In the Columbus series you win 2-1, then you lose 5-1 on the road, and then you come back and you win 4-0 at RFK. Was there a players-only meeting or was there a yelling fest at practice between the 5-1 loss and the 4-0 defeat? Because obviously something turned around.
It was kind of crazy. If I remember right, we went up 1-0 in that game in Columbus. And I remember (thinking), ‘Man, we’re going to win it here. We’re going to win it in Columbus.’ And then I couldn’t tell you what happened after that because it just went parachuting quick.
And yeah, it was 5-1, but I don’t recall there being a players-only meeting or having one of the coaches (yell at us). Yeah guys were mad and the locker room was probably pretty fiery afterward, but I think we knew we can’t do anything about this right now. What’s the focus? And the focus was that next game.
I have very good memories of that game and just going in feeling like I know that we’re going to win this, I feel like we are. And from the outset of (Game 3) we set the tone quick and yeah, that was a fun evening all the way from (Roy Lassiter’s) half bicycle to Marco’s free kick, which I’ve always loved because whenever I see it on TV, Marco had me stand over the ball with him. Yeah, I could strike a good dead ball and it was in a good range for me. But I think every person in that stadium knew who was hitting it, even me.
There was a week between that game and MLS Cup. Do you remember what the buildup was like?
The excitement for us was the things around the city that you’d see. I remember driving through the city and there was a building with our full jersey — it was being constructed and our full jersey was drawn from side to side on it. And I was like, ‘Wow, that’s pretty cool.’ So there was a buzz around the city and just places that I would frequent, you know, when you walked in people that had seen you, heck, almost every day that you’d go in there they were excited about it. So I do remember there being just excitement around the whole team.
For me as a young player, just feeling like you’re part of something pretty big, not just for a team, this means something to a lot of people in the city that you see all the time. That was always a neat time for me that I can remember. Heck, I remember the last training session that we had in Boston (before the MLS Cup). It was at Harvard. It was just one of those things where it felt right that last day, everything felt like it was gonna be good.
How about the game itself? Were you the type to be nervous? Did you find yourself anxious that day?
I don’t recall there being a ton of nerves for me. I had played in the CONCACAF Champions Cup in my first year and was on the field against a very good Toluca team (from Mexico) with guys who had just played in the World Cup. So that was a very good experience for me in terms of championship games and the right mentality to take into it. So I felt very good going into that game, you know?
What do you remember about Jaime’s goal in the 19th minute to go up 1-0?
Well I remember kind of jumping up and down a couple times before it even went in like, ‘Oh, is it time to celebrate yet?’ because I was kind of blocked a little bit. ... I mean, Jaime is always a sneaky forward around the goal. But I think just that goal in general was just — it was almost like yes, finally, it’s gonna go our way. And I remember him running and jumping over the sign boards there, running to our supporters’ group there. I remember climbing in with the fans and paper and stuff going everywhere. I remember that moment quite well. I think I almost fell on my face on the little concrete path that was just off the grass there. For me, that’s just another special moment in that season.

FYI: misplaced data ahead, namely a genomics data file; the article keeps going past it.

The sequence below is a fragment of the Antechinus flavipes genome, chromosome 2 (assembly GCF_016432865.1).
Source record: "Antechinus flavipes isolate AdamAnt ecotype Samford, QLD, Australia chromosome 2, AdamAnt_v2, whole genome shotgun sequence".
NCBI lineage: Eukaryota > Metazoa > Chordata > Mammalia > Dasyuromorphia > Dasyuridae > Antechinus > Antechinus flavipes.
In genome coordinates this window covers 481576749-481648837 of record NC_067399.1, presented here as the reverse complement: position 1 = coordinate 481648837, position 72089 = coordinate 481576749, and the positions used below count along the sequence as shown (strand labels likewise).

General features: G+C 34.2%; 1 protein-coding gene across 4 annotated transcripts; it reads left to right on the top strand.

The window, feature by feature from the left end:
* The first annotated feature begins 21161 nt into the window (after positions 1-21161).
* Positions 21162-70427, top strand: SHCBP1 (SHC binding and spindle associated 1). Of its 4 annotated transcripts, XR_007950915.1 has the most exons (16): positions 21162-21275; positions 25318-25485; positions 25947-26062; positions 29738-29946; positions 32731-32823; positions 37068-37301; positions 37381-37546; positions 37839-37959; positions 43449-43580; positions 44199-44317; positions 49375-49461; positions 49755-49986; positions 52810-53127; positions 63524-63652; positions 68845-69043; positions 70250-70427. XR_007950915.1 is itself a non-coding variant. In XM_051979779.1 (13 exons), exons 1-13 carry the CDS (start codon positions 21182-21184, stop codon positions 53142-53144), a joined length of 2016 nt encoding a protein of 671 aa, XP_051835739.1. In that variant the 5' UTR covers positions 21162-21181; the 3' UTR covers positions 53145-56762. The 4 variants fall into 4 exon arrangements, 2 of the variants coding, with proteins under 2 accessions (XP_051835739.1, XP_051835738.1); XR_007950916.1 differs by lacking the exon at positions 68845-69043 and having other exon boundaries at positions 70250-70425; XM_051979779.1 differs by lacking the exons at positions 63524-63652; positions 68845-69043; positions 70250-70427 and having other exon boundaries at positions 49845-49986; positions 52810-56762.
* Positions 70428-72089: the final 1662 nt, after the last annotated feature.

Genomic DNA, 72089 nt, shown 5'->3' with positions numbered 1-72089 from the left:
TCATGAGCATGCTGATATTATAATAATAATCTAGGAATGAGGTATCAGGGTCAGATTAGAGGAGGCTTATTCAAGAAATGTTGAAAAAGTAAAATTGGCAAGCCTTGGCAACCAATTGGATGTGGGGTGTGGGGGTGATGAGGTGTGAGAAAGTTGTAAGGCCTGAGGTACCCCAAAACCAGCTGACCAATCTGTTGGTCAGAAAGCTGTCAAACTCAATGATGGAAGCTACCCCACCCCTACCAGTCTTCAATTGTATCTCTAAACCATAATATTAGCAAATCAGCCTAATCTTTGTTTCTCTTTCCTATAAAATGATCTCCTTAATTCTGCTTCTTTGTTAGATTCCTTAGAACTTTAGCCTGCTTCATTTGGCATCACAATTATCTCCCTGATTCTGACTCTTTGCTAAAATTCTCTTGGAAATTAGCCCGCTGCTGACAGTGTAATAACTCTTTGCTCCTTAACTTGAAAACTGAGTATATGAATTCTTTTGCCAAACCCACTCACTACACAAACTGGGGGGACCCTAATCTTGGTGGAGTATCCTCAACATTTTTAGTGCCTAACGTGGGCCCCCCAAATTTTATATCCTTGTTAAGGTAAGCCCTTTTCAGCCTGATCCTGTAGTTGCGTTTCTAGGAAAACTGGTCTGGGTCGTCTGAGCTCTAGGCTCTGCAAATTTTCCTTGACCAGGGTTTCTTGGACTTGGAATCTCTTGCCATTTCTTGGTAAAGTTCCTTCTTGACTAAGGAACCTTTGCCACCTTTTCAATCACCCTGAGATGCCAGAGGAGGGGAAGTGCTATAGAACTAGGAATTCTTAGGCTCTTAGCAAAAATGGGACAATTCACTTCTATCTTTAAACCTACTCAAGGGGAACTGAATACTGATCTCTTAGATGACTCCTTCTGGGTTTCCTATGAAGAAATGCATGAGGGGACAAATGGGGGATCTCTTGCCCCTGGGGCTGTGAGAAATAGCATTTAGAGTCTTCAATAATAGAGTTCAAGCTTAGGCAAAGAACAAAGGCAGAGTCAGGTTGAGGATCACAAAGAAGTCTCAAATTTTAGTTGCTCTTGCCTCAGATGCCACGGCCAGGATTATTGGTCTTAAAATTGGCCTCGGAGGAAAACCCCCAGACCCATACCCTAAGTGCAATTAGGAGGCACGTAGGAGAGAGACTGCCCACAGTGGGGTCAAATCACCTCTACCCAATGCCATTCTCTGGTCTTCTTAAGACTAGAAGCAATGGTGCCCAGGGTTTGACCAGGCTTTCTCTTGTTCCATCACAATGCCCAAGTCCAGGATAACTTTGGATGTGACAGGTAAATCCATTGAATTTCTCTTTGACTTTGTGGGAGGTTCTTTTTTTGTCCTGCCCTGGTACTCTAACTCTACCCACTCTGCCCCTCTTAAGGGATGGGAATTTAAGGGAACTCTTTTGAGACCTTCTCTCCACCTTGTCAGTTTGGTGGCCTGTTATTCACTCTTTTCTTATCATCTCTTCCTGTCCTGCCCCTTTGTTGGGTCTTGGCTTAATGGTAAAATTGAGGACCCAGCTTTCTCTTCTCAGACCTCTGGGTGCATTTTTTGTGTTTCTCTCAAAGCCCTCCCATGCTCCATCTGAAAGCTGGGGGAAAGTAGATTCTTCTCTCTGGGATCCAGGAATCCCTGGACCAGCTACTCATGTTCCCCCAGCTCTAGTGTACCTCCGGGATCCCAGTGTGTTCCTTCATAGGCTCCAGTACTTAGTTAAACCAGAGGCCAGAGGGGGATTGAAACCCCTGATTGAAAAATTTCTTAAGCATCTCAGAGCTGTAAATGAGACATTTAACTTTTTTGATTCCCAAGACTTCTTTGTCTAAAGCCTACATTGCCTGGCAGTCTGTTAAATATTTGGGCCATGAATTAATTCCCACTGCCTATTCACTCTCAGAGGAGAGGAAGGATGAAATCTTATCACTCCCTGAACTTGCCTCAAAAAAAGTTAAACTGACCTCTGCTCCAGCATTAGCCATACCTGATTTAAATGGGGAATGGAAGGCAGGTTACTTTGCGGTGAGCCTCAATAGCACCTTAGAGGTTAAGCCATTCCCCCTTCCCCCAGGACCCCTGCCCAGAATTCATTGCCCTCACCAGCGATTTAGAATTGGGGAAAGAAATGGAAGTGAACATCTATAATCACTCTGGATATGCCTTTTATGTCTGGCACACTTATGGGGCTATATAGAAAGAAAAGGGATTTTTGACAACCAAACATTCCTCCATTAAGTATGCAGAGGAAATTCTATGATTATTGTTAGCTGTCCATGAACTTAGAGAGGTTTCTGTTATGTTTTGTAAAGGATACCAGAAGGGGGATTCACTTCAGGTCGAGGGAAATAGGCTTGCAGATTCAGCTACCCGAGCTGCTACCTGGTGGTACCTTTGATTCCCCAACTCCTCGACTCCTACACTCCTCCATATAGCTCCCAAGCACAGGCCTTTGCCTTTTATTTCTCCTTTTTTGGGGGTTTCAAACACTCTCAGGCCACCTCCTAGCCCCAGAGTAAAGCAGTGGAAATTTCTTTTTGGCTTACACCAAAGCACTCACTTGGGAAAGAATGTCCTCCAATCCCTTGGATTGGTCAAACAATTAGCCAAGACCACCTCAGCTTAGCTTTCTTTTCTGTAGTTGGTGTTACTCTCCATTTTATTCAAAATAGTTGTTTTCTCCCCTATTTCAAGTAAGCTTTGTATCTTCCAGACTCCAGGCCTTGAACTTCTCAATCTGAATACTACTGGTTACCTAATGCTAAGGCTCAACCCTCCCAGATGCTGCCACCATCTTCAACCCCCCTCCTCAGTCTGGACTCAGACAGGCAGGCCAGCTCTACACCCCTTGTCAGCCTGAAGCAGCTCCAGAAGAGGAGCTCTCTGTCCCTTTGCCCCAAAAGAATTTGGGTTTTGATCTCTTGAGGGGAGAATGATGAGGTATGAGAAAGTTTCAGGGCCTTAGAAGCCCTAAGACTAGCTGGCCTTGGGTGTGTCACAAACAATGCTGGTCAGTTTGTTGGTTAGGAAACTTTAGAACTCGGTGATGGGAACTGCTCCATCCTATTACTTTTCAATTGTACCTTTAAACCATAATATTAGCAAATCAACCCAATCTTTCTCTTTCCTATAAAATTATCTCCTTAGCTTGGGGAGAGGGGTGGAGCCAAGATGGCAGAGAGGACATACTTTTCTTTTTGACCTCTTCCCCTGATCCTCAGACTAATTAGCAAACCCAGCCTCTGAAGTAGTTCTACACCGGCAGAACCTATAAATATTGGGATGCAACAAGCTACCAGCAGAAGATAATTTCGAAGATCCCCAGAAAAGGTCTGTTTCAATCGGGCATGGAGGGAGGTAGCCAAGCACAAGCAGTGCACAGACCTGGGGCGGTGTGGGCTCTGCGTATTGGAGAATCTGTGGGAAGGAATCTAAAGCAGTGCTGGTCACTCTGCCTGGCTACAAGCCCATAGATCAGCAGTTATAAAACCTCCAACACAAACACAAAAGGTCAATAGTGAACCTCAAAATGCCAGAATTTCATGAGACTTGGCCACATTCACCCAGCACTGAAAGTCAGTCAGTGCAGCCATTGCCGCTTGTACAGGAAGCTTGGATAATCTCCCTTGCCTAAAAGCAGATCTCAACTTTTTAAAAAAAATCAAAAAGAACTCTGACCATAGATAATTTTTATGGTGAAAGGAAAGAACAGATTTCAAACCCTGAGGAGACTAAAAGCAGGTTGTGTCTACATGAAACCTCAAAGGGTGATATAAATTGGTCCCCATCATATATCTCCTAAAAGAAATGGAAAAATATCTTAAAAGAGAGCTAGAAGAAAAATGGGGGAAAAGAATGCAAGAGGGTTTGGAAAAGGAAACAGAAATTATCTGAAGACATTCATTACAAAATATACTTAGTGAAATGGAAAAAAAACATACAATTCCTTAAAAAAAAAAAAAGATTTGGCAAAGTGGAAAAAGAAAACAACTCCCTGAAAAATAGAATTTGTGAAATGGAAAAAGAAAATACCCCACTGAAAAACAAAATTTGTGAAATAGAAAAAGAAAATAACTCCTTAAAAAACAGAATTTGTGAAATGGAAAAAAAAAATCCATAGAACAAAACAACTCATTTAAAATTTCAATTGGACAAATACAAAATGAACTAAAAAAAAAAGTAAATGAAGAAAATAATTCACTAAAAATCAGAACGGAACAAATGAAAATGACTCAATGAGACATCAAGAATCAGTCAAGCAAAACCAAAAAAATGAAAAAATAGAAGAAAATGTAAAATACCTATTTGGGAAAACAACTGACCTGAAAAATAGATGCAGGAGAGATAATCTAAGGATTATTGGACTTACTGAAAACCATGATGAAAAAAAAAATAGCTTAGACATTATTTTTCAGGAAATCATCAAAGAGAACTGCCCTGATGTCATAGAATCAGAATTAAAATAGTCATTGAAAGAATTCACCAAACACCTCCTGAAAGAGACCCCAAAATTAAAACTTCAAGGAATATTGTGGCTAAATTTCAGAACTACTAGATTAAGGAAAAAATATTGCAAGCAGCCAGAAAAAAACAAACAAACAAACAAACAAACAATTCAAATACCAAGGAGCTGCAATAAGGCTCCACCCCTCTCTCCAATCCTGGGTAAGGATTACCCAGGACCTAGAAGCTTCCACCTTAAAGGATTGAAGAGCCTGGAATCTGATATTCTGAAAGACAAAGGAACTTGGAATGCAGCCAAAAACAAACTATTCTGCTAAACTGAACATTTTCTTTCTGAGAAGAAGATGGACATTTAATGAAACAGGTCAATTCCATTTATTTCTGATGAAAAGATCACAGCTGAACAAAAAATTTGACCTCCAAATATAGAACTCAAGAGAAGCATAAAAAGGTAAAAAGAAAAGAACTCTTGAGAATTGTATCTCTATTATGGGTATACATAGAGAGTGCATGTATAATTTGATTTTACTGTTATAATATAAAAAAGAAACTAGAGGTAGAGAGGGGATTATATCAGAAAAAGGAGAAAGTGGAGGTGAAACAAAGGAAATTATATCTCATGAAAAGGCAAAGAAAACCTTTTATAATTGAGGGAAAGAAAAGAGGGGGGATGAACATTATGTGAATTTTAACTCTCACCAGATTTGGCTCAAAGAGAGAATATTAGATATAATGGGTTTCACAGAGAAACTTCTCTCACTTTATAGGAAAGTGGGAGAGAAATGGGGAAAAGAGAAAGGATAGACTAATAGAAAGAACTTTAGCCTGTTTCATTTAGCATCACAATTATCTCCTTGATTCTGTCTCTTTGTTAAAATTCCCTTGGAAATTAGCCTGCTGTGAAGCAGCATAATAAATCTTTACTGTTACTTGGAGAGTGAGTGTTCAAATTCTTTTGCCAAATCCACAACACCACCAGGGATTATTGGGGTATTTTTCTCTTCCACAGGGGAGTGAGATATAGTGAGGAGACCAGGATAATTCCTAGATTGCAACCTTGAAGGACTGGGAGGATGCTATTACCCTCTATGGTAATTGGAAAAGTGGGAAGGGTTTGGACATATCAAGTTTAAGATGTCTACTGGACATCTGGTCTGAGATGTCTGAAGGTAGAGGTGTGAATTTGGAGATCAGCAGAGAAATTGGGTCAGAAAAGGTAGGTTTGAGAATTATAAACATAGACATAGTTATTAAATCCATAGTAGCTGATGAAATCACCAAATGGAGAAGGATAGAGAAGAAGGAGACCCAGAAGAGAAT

What do you remember about the celebration once the final whistle blew and you get to lift MLS Cup?
I remember just the happiness of the whole thing. And for me, the moment that rings forward in my head is that was one of the last games that my dad got to see me play live. So I remember looking up and seeing him and my brother and that being a special moment. They’d flown in from Memphis. I remember that moment. They’re pretty big fellas, both of them are tall guys with broad shoulders. Just seeing both of them waving and being like, ‘Holy shit, you guys are the only guys in the stadium up there. This is crazy!’
But I also remember looking at guys like Jaime and Marco and there’s full-on tears coming down and thinking, man, this is something really special. For guys that had been pros for a long time, it takes so much to win something and to complete a season with a group of people and say hey, we did something as a group and we got to this point. It doesn’t come often, and that’s what it made me realize, especially as I kept going on in my career. I was like, ‘Oh, this is the norm. I’m just going to be part of teams that all we do is win.’ Well, when you move on to different groups that’s not always the way it shakes out.
Me and Ben, I remember grabbing him because we came out of college together. He was at the University of Virginia, I was at North Carolina. And I remember just during the game like, you know, that was my dude. I was going to try to help him and push him and get him into the right spots. And I remember when he scored (to give United a 2-0 lead) it was just like, ‘That’s my guy! That’s my guy! We did it!’
There’s a lot of things that come through (my mind), little tiny moments with just a few people that have stuck. I couldn’t tell you what happened that night afterward at the hotel, or wherever we ended up going, because that was good, but the real emotion was there right when the whistle blew.